Saturday, July 4, 2015

5 Reasons You Shouldn't Take Your Pet Everywhere



By Dr. Patty Khuly

I have this French Bulldog named Vincent. He rides to and from work with me, hangs out at the hospital all day and even comes on vacation with me from time to time.

Vincent loves his people-rich life. But here’s the thing: He no longer goes absolutely everywhere with me. I’ve put a kibosh on taking him to certain places, at certain times and under certain conditions.

That’s because, over time, I’ve learned that your life has to be 100 percent dog friendly if your dog is going to tag along 100 percent of the time. And precious few of our lives are that accommodating.

America Isn't Always Dog Friendly
I learned most of this the hard way, but perhaps you can benefit from my experience. Here are the areas of modern life that, in my opinion, have proved the most challenging:

Cars: Automobiles can be dangerous for humans and often more so for pets. Seat belts are indispensable, but in no way foolproof. Airbags can be deadly to even the most well-restrained pet. And although carriers may be strapped into place, they're no match for an 18-wheel semi truck.

We all believe car accidents will never really hurt us or our pets. Until they do. I’ve seen enough examples among my own clientele to know that when they do happen, pets are often the worst hurt.

Still, the threat of a car accident doesn't keep me from taking my pets to fun spots like the park or the beach. But, it does make me think twice about taking them with me on unnecessary trips to the grocery store.


Restaurants: I love taking my dogs to restaurants. But, at this point, I can only take one of my four safely. One is a retired bite work dog, one gets stressed out easily in public and Vincent gets a little ornery about kids now that he’s older.
Sure, I could take my well-socialized Belgian Malinois, Violet, to every restaurant (if only they’d let me). But, even dog-friendly restaurants can’t always be accommodating to all dogs (especially the bigger ones).

In short, there’s no point in taking your dog to a restaurant if he doesn’t have the temperament for it, won’t enjoy it or if it will cause a lot of disruption. But smaller, well-behaved and socialized dogs may be just fine.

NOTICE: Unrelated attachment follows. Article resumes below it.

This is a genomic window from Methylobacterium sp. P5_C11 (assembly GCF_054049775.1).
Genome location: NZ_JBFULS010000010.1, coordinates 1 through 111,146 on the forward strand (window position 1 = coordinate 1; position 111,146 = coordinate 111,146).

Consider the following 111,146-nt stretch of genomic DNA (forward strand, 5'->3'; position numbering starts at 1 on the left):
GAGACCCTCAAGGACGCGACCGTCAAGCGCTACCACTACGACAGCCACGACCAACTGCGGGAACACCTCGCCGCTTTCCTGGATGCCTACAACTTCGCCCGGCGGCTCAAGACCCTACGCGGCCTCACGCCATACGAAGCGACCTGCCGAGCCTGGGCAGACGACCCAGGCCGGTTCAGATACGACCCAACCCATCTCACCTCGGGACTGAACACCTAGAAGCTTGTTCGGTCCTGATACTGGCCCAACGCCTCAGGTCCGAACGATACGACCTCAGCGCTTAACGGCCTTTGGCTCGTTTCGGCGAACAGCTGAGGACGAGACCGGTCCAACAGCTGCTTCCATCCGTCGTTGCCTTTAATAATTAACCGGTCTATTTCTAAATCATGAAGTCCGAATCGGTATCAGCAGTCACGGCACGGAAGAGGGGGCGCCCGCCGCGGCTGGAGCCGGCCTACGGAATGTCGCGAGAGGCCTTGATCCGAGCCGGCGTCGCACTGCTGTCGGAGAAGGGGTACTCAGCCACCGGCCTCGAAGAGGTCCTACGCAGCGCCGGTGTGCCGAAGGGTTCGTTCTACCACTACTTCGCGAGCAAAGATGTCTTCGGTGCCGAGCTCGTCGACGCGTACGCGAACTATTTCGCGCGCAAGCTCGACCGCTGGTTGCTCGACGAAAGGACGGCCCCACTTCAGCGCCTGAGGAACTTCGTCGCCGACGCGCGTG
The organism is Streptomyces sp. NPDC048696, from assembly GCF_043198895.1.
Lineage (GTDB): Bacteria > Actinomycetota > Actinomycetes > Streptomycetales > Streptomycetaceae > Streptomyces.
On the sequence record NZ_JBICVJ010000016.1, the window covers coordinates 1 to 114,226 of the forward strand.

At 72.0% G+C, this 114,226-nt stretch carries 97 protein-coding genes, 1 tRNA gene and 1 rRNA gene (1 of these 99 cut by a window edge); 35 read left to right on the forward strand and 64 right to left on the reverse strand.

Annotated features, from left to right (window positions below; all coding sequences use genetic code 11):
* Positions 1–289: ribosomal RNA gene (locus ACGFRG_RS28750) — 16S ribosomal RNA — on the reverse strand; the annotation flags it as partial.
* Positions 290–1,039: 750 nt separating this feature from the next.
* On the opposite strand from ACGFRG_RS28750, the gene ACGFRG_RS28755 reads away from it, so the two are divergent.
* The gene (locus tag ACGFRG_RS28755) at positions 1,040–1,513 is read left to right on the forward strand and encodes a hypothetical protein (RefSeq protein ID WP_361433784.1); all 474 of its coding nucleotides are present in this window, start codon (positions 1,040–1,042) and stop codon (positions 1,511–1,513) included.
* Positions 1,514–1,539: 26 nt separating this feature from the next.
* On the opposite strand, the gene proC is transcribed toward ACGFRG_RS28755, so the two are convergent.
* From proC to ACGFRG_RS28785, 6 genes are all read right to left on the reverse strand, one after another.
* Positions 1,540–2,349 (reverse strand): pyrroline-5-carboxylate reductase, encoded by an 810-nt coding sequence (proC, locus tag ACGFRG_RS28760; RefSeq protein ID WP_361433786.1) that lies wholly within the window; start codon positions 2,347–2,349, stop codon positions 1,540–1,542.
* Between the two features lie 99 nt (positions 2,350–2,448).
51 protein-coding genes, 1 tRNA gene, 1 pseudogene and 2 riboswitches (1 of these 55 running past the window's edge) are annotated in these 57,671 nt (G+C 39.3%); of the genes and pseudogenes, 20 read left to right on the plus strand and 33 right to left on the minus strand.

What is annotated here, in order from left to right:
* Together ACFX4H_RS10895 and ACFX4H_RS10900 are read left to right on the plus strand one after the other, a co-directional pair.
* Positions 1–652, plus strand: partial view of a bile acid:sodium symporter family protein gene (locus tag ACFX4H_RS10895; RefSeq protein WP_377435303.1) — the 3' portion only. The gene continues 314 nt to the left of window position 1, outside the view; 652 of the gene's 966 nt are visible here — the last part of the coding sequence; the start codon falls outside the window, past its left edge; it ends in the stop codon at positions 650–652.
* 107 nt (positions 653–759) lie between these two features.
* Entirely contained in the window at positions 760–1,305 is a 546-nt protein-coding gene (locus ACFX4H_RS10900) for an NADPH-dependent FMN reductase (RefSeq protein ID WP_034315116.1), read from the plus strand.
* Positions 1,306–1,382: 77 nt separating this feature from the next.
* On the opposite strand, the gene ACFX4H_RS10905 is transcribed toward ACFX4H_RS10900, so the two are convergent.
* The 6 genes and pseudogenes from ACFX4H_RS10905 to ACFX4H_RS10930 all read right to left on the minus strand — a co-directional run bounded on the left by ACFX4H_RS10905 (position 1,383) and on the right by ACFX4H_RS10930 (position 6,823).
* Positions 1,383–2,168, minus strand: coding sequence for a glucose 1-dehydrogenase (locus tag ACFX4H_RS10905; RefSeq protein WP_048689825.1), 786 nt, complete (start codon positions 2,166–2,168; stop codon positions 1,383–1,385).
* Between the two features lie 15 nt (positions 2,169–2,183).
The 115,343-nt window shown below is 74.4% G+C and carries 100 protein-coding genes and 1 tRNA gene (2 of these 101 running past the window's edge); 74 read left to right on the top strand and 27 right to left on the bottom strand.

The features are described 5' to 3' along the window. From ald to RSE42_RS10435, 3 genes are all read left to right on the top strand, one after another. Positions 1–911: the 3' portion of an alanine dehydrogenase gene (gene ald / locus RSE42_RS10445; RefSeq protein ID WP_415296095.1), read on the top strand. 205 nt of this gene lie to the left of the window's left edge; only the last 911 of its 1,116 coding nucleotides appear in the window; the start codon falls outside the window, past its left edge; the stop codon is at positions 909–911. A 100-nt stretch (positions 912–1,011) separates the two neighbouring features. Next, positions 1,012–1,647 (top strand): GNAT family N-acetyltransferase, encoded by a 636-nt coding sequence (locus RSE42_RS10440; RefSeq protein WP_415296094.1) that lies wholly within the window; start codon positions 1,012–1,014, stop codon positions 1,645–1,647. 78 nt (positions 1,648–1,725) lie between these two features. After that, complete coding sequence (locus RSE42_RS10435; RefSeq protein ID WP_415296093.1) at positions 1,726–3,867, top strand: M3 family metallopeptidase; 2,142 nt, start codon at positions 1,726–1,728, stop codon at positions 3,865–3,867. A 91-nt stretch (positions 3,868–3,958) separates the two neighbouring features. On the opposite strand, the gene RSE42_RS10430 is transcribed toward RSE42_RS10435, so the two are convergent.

Travel: Even if you stay at the most dog-friendly hotels on Earth, they're not always designed to accommodate dogs outside of your room. Pool areas often lack a fence to keep pets safe, and gym facilities tend to bar guests of the non-human kind.

It can be a challenge to find a taxi that accepts dogs, and if a mishap should occur, it’s not always easy to locate a veterinarian you trust in a strange city. That’s why it pays to research veterinary practices and emergency clinics located near your destination before you go.

Humans: As hard as it is to believe, there are some people who aren’t as fond of dogs as are you and I. Maybe they’re afraid of them or suffer from allergies, but whatever the reason, we all have to be respectful of that. Most of these people will be more accepting of your dog if you show them the consideration of asking if your dog can accompany you — rather than assuming — before you venture near them. 

Mishaps: After hearing about an acquaintance who accidentally left his dog in the car in the heat, I thought, “That could have been me.” He didn’t take her to work every day, so when she fell deeply asleep on the back seat during his 45-minute commute, he didn’t automatically miss her at work. Thankfully, this dog survived.

Even with the best intentions, we can’t always prevent accidents from happening. Dogs can drown in a strange pool, fall from a balcony or accidentally ingest poison. While pet friendly in theory, the world is not designed for them and (yes, it’s true) they’re always safer at home.

But, does that mean they should always stay at home? Absolutely not! In fact, if more people took their pets more places, the world would invariably be more pet friendly. We’d have better car seats, seat belts, water safety tools, etc. What’s more, our dogs would almost certainly be better socialized, if not better trained. All of which could only be a good thing.

Nevertheless, whenever my clients ask about taking their pets with them everywhere, I have to be honest: Our world has a long way to go before it’ll be pet friendly enough to make constant human-animal companionship possible.

Source: Vet Street

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